As a colleague from the International Union for Conservation of Nature pointed out, though, the problem with this solution is that, first, it assumes that horns are well-behaved goods (that higher prices will translate into lower demand); second, it underestimates the regulatory costs associated to maintaining a complex international market; and third, by creating a legal channel of distribution, the regulated market provides an mechanism for laundering illegally poached horns. Given the prohibitive costs of protecting rhinos, the possibility for poaching remains and the incentive for laundering increases. Indeed, the market does little to reduce demand and, if failed and ill-designed, may provide a system that will only increase the rate at which rhinos are depleted.

The question is thus the following: could we not imagine a market that, along with the design of an auction mechanism and clearinghouse, contemplated a system for the abatement of demand? That is, can we imagine a market designed as a stopgap of poaching in the short term (one that makes use of all the ‘traditional’ advantages of a market solution) but that, by construction, will also erode demand in the long run? Can we build a market designed to fail?

The questions are clearly pertinent beyond rhinos and their horns (think, for instance, on the recent discussions on the legalization of some classes of drugs and their introduction to the market). Rather than thinking of market design as auction design, we should perhaps follow Endy and think of biologically-designed solutions that are coupled to broader ecological systems. Self-imploding markets do just that, and offer clear benefits. And all this poses the question: where is the Endy of market design?

The challenge here is not only one of shifting metaphors but, more fundamentally, of thinking about the type of knowledge and expertises needed to engineer novel market solutions. Demand, like any other form of consumption, is a product of cultural frameworks mediated and maintained by specific institutional arrangements. Studied alike by economists and sociologists, market failure is, similarly, a complex situation in which institutions, cognition and culture play a fundamental role. And so, there is, perhaps, an interesting opportunity for new disciplinary conversations—for exploring a form of market design v2.0 which seeks to better understand the frictions, path-dependencies and constraints of markets as socio-political realizations (cue social studies of finance?) . It is, thus, a novel opportunity to design.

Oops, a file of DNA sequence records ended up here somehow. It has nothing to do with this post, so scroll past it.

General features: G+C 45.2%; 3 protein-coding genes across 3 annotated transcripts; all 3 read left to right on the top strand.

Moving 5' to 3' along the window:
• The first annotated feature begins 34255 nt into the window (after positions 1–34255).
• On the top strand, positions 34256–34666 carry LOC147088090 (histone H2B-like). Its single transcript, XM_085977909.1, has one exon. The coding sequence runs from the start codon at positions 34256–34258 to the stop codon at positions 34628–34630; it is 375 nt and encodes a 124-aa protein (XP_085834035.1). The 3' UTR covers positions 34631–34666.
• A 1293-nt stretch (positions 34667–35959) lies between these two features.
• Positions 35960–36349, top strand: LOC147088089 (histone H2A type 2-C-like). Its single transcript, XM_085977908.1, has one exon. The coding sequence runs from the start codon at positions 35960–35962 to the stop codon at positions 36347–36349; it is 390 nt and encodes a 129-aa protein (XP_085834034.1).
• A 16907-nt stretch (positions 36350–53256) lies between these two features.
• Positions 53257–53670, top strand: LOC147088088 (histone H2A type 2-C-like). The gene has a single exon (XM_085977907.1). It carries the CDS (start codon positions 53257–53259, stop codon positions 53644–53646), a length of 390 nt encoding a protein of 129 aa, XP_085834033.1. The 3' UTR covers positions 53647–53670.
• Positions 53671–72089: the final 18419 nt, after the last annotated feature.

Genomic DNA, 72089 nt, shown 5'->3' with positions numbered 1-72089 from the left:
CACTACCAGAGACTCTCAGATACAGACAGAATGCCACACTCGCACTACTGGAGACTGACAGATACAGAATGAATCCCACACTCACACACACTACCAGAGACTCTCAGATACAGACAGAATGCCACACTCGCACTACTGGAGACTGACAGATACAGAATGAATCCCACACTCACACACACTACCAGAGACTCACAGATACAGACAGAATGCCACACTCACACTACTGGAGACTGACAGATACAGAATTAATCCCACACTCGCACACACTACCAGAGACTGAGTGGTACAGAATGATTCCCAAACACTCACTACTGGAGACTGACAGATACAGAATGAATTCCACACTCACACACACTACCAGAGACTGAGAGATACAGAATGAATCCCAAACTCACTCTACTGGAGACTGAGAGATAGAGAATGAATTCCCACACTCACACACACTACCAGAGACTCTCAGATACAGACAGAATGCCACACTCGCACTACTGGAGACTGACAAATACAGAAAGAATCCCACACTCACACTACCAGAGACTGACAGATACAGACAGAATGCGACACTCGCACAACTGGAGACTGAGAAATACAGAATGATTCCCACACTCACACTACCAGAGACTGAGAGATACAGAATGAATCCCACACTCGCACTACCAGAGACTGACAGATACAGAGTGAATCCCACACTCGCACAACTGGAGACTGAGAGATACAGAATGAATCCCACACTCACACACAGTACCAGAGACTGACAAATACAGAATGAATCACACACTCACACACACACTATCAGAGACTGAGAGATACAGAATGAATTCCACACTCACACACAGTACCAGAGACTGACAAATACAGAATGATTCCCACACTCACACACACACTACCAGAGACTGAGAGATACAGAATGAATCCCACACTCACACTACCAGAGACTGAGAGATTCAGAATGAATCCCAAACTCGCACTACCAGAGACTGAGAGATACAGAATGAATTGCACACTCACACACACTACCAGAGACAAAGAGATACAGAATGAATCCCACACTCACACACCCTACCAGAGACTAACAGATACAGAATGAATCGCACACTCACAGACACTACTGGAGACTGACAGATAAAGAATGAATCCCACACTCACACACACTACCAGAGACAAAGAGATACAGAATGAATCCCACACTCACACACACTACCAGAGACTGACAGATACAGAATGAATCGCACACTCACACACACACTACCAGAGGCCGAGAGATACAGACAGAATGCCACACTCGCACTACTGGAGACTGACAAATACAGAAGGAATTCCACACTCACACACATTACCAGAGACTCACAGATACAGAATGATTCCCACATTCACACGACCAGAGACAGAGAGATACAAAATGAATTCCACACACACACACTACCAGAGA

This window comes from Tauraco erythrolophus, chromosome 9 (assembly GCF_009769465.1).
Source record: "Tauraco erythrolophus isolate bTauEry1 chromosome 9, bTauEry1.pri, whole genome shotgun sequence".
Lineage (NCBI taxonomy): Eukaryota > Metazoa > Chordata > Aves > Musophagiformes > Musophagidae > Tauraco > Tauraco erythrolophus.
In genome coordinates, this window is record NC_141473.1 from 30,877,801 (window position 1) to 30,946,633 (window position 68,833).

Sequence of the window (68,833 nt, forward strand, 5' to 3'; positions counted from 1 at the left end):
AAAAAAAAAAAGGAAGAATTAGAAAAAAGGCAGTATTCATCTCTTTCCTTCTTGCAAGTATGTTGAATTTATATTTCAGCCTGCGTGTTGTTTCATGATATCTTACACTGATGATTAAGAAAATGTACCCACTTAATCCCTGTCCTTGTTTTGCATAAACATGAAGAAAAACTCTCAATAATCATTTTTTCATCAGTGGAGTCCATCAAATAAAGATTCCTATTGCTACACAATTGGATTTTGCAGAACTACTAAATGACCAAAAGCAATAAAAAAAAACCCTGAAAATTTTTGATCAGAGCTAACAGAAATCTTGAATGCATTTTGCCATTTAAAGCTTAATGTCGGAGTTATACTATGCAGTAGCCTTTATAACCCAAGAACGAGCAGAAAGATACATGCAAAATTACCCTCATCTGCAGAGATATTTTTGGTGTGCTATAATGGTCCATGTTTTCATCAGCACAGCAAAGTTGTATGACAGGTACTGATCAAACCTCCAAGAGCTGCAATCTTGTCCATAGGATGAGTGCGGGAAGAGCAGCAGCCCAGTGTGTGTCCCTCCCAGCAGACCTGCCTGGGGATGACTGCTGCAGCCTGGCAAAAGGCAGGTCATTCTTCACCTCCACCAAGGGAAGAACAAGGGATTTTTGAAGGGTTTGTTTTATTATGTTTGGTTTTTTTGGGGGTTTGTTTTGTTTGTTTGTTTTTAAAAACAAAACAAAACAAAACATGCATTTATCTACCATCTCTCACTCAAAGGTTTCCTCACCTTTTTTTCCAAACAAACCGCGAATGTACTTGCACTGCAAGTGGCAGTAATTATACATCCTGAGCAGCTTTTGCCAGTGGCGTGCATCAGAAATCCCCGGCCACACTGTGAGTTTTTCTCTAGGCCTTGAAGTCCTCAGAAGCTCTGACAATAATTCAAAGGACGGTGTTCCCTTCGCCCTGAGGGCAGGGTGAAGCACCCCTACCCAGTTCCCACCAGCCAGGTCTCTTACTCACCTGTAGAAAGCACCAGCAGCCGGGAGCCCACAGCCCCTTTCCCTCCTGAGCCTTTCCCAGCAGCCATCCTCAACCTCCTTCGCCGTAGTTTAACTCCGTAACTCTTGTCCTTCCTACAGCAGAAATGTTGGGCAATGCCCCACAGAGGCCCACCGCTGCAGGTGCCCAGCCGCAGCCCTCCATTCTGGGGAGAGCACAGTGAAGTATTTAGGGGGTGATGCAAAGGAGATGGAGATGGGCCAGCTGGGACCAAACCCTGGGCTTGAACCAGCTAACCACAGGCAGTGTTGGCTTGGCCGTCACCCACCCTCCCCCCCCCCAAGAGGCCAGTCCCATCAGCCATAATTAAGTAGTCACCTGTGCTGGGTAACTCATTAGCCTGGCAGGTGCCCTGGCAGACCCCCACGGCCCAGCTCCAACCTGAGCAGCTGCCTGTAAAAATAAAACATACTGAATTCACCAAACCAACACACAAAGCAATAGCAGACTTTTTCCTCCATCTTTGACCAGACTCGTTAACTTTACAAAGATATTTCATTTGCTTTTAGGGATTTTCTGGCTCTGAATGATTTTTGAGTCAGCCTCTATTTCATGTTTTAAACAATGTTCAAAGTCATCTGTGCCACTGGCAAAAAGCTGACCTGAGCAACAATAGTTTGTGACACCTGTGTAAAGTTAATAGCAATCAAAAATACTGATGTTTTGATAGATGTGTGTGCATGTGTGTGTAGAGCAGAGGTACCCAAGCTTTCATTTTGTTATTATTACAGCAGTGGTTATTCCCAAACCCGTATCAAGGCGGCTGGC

Talking with the language of design provides, as Martha Poon rightly pointed out, a more productive approach to the study of markets. But it also makes possible imagining a bolder version of market design than that currently advocated within economics. While the markets created by Roth and Milgrom are truly feats, much more can be done. Indeed, market design need not be a type of ‘consultancy economics’. Rather, it can follow an alternative metaphor that is pragmatic, perhaps even civic, an image of the future closer to that of the (biological) engineers who today work away in their labs redesigning the fundamental building blocks of nature.

References

*This is the summary of a work in progress on the intersections of STS and market design. A first version of this brief essay was posted on estudiosdelaeconomia. I thank Jose Ossandon wholeheartedly for his original invitation, and Daniel and Yuval for posting this version here.

Endy, Drew. “Foundations for Engineering Biology,” Nature 438 (2005): 449-453

Milgrom, Paul. “The Promise and Problems of (Auction) Market Design,” Nemmers Prize Lecture (2009)

Roth, Alvin. “The economist as engineer: game theory, experimentation and computation as tools for design economics,” Econometrica, 70 (2002): 1341–1378

Roth, Alvin. “What Have We Learned from Market Design?,” NBER (2007)

10 Responses to “Will the Real Engineers Please Stand Up*”

  1. danielbeunza Says:

    Very intriguing. I particularly like your call for standardization. In the inaugural meeting of the Center on Systemic Risk at the LSE, Kevin Houstoun (chairman of Rapid Addition, and with experience in the FIX protocol for communication between exchanges) made a similar point… if the problem is ensuring safety amidst complexity, standardization should be key. However, standards naturally limit differentiation and thus returns. Perhaps the NGOs and political activists that favor a safer financial system should be pushing for standards rather than simply demonizing bankers.